On October 28th, the latest Soli Sorabjee Lecture in South Asian Studies at Brandeis University will deal with a major shift in Indian film and society – the move by Indian filmmakers to tackle the colonial and Independence periods directly. Professor Corey Creekmur, head of Film Studies at the University of Iowa, will use his expertise in international popular cinema in a talk entitled “Experiments with Truth: Confronting Colonial History in Popular Indian Cinema.” The University community and the public are welcome to join the event, which will take place on Thursday, October 28th beginning at 4:30 p.m. with wine and refreshments in the Atrium of the new Mandel Center for the Humanities. The lecture will follow at 5:15 p.m. in lecture hall G03 in the Mandel Center.
The event, organized by Faculty Director Ulka Anjaria (English), is co-sponsored by South Asian Studies, the Mandel Center for the Humanities, and the Brandeis-India Initiative. Students from Brandeis courses “Bollywood: Popular Film, Genre, and Society” and “Introduction to International and Global Studies” will be in attendance.
Established last year, the new Soli Sorabjee Lectures have explored India’s past and present — often through an artistic lens. Harvard’s Sugata Bose used poetry and painting to analyze the country’s “colorful cosmopolitanism.” Paromita Vohra screened her critically-acclaimed documentary films, works that cast a critical but playful gaze on contemporary Indian society. Prof. Creekmur’s work is an ideal fit to this artistic and cultural analysis.
Professor Creekmur will be discussing what he identifies as a new trend in popular Indian cinema. Whereas many earlier films were devoted to recreating much older historical periods (especially the reigns of the great Mughal emperors), more recent films have explored the late colonial period just before and after Independence and the Partition of the subcontinent. The recent treatment of key figures such as M. K. Gandhi, or the Independence movement “martyr” Bhagat Singh, among others, offers examples of a distinctive engagement with history through the formal and narrative conventions of popular Hindi cinema. These “experiments with truth” (in Gandhi’s famous phrase) raise significant questions about the relationships between popular culture, national history, and collective memory in contemporary India.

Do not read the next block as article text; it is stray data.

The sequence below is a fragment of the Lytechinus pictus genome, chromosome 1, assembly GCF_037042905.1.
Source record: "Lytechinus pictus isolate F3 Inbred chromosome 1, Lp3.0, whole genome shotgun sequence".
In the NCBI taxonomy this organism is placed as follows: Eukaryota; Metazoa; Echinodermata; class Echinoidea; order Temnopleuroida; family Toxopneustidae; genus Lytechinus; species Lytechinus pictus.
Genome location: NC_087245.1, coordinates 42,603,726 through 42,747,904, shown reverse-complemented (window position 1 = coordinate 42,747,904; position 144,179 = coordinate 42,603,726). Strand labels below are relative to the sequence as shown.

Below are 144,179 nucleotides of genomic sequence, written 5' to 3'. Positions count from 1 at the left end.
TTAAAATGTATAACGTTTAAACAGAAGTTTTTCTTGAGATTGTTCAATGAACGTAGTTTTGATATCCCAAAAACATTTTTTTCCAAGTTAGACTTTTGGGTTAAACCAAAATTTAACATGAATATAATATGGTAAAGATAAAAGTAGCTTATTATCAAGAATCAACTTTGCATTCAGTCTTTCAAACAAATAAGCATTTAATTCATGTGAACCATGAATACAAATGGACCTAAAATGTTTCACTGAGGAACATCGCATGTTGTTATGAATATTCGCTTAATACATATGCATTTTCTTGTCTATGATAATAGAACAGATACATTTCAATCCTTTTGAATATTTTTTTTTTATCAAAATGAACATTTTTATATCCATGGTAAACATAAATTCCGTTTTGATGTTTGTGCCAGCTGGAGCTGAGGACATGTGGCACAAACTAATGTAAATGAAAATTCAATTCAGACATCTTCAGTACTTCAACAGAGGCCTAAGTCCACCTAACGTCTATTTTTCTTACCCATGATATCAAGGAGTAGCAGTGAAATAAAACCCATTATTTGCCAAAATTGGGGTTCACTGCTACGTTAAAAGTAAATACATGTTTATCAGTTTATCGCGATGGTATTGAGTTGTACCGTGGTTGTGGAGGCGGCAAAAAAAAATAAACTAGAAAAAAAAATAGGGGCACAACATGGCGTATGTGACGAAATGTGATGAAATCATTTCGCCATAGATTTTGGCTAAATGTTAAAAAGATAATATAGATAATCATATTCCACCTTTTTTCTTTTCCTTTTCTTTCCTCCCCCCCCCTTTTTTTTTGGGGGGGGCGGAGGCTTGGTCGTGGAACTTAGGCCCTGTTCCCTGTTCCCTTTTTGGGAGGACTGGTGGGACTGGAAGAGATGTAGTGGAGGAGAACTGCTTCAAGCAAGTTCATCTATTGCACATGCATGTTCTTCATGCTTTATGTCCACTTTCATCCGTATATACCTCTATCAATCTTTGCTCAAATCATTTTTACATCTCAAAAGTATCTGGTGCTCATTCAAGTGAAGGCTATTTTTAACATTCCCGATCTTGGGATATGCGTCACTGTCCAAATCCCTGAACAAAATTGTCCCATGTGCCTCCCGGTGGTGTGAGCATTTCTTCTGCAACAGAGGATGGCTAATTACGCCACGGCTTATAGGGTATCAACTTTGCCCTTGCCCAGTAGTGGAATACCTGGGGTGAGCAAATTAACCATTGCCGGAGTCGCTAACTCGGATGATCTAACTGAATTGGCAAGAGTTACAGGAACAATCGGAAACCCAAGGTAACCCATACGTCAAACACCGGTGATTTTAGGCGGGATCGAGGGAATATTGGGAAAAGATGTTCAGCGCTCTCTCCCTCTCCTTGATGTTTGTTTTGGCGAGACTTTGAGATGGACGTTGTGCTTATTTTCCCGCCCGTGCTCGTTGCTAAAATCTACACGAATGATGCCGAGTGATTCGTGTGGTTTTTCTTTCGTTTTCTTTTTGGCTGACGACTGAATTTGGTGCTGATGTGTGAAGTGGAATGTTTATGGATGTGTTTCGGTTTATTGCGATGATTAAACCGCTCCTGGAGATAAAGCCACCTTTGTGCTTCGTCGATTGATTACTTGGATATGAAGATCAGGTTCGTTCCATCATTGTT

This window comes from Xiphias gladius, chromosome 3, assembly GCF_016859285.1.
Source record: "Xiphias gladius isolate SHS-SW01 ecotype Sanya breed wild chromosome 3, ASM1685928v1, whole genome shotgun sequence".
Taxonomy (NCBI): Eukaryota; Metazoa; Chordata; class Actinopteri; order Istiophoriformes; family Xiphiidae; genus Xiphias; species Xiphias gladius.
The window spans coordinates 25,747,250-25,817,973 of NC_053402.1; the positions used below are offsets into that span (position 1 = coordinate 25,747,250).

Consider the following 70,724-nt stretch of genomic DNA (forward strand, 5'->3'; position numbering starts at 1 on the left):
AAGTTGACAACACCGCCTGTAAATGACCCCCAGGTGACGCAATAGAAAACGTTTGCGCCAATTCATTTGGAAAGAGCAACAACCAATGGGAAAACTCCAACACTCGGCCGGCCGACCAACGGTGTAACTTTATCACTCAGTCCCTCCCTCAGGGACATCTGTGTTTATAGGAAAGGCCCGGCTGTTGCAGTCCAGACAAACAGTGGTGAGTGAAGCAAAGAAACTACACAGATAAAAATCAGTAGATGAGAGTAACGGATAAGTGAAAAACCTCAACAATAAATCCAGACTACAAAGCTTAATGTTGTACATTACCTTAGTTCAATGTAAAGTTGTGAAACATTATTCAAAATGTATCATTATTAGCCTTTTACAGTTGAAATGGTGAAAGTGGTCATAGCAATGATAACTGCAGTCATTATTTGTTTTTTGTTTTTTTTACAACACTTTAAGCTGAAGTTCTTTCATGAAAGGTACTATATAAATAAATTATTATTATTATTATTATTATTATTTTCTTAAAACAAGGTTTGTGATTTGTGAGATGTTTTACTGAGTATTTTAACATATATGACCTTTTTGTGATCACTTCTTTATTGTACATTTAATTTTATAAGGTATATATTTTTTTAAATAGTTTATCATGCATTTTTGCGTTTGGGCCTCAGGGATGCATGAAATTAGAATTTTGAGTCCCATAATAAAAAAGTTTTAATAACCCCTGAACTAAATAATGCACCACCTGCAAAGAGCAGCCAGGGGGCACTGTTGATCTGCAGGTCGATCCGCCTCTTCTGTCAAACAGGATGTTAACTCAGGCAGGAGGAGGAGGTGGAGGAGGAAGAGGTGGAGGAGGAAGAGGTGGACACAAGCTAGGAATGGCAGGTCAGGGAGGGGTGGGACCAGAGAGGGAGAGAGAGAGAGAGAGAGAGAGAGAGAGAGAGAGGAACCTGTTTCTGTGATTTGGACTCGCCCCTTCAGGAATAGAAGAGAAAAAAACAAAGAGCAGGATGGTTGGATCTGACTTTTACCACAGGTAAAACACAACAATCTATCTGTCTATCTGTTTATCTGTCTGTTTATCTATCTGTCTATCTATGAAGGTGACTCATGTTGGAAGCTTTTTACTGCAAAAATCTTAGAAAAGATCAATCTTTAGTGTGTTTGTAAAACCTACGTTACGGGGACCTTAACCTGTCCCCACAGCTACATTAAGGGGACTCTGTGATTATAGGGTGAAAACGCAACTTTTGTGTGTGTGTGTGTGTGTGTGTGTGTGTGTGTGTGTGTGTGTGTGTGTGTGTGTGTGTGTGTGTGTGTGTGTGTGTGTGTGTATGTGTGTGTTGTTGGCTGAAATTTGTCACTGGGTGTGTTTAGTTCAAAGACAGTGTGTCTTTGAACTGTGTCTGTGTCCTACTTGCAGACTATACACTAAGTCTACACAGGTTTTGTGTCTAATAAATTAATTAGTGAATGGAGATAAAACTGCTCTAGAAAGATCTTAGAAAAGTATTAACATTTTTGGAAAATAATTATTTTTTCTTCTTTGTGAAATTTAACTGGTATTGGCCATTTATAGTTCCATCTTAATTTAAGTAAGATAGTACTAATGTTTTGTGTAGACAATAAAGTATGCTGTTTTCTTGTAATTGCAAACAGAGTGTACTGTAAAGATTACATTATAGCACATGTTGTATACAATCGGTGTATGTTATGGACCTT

Professor Creekmur’s teaching and research focus on international popular cinema (especially American and South Asian), cross-cultural film genres, the interactions between film and other media such as music as well as discourses of race, gender and sexuality. He has published articles on the multiple film adaptations of Devdas, music in Guru Dutt’s Pyaasa, and many other topics.
The Soli Sorabjee Lecture Series was named after the Honorable Soli Sorabjee, formal attorney general of India and a friend of Brandeis University. The Series looks to bring speakers to campus who will engage our community in themes of “justice” — broadly defined to include the interrogation of human rights, historical narratives, literary and political representations, gender and social justice, citizenship and democracy, and cross-border connections between the nations of South Asia.
The goal of the series is to expose students at Brandeis (and the larger public) to the scholarship being conducted in the multidisciplinary fields of South Asian Studies, both in the United States and in South Asia itself, as well as to the vast range of South Asian intellectual and artistic traditions. Part of the Brandeis-India Initiative, the series was inaugurated in Fall 2009 with the generous support of the Mody and Sorabjee families.
In April 2010, Mr. Sorabjee made a special visit to Brandeis to help inaugurate the series. He delivered a talk, “Rule of Law: A Moral Imperative for South Asia and the World” to a crowded audience at Rapaporte Treasure Hall. Details of that event can be found at http://www.brandeis.edu/programs/southasianstudies/sorabjee/sorabjee_lecture.html
For more information on past lectures and the Brandeis-India Initiative, please visit http://www.brandeis.edu/programs/southasianstudies/sorabjee/index.html and http://www.brandeis.edu/globalbrandeis/regions/india.html